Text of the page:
9

For example, I found the following sentence written by a native English speaker (UK) so I'm going to assume that he knows how to put it the right way, although I wouldn't use this form.

I now have a bit more time to fix bugs etc but I'm open to offers if anyone wants to help maintain this module with me?

Is it correct or is the question mark misused here?

  • 3
    I have no doubt that it is? – Sven Yargs Jun 9 '17 at 4:05
4

In written speech this is a questionable usage. Nevertheless, when speaking, people frequently end declarative sentences with a rising intonation to invite the listener to consider the sentence as an invitation to agreement or action. One hears this kind of thing especially in the southern United States.

"Anyway, I had this Chrysler? It had a four-barrel carburetor?"

Here the speaker is making declarations about a car, but making them sound like questions so that the listener will respond (probably nodding or saying "uh-huh") in a way that indicates interest in and understanding of the story being related.

If your example sentence were spoken this way, listeners would likely interpret it as a request for help, not merely a statement of a condition. But if you write it, you should leave out the question mark.

Addendum

Since I wrote this, I've become aware that the practice of ending declarative sentences with a rising intonation actually has a name:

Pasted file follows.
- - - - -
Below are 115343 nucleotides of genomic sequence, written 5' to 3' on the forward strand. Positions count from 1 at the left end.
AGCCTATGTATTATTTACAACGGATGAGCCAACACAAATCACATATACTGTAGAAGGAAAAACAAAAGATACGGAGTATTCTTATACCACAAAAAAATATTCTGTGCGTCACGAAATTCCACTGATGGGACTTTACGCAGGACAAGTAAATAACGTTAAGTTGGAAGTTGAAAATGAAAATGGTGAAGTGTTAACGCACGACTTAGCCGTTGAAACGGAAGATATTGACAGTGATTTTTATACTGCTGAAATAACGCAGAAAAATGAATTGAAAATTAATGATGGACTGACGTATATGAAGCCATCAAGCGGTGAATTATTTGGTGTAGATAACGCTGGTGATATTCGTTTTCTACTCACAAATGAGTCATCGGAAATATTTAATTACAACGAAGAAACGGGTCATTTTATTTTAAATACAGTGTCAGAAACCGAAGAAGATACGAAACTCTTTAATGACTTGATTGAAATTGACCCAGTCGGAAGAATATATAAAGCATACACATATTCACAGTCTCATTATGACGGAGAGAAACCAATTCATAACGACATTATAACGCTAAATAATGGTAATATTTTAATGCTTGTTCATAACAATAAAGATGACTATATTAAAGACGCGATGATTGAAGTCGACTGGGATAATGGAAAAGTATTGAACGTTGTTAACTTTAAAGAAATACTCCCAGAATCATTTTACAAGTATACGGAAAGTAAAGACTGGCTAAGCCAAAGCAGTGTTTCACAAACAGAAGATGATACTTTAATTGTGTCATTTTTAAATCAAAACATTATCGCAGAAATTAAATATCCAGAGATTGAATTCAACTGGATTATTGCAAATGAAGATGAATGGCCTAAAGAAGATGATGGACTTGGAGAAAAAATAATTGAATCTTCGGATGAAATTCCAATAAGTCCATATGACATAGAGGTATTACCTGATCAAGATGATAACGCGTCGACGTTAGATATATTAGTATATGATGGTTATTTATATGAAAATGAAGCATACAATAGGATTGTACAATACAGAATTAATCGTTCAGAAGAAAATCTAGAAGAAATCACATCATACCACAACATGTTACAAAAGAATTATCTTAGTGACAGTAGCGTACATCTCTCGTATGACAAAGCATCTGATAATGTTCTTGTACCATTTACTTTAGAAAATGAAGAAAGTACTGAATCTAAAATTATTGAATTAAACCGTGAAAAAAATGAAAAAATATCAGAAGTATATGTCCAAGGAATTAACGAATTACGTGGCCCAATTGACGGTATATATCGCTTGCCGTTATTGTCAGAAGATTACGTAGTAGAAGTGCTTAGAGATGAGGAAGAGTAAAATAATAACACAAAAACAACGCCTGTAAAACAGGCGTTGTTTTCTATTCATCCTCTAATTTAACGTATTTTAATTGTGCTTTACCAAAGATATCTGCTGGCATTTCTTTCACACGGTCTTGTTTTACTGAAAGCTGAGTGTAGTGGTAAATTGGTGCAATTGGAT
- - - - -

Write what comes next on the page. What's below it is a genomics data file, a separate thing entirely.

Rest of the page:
uptalk n
a manner of speaking in which declarative sentences are uttered with rising intonation at the end, as if they were questions.

  • 2
    I'm quite late to the conversation, but I must protest the generalization "if you write it, you should leave out the question mark." The syntax is probably questionable for formal writing, but formal writing isn't the only writing. The example given appears to be an email, which most people agree are largely (though not always) informal. – Hack Saw May 5 '11 at 21:46
  • 1
    I am aware of the phenomenon the OP mentions, and the phenomenon you are mentioning. I think they are different things. To my observation, the former appears at the end of a sentence, which in many cases a complex sentence. It seems to be asking an implicit question or assistance. The latter appears at the end of a phrase, which can be in the middle of a sentence, and it seeks for agreement. – sawa Nov 16 '17 at 11:00
  • Okay, I realize that Mr. Shiny and New 安宇's answer already mentions this. – sawa Nov 16 '17 at 11:05
11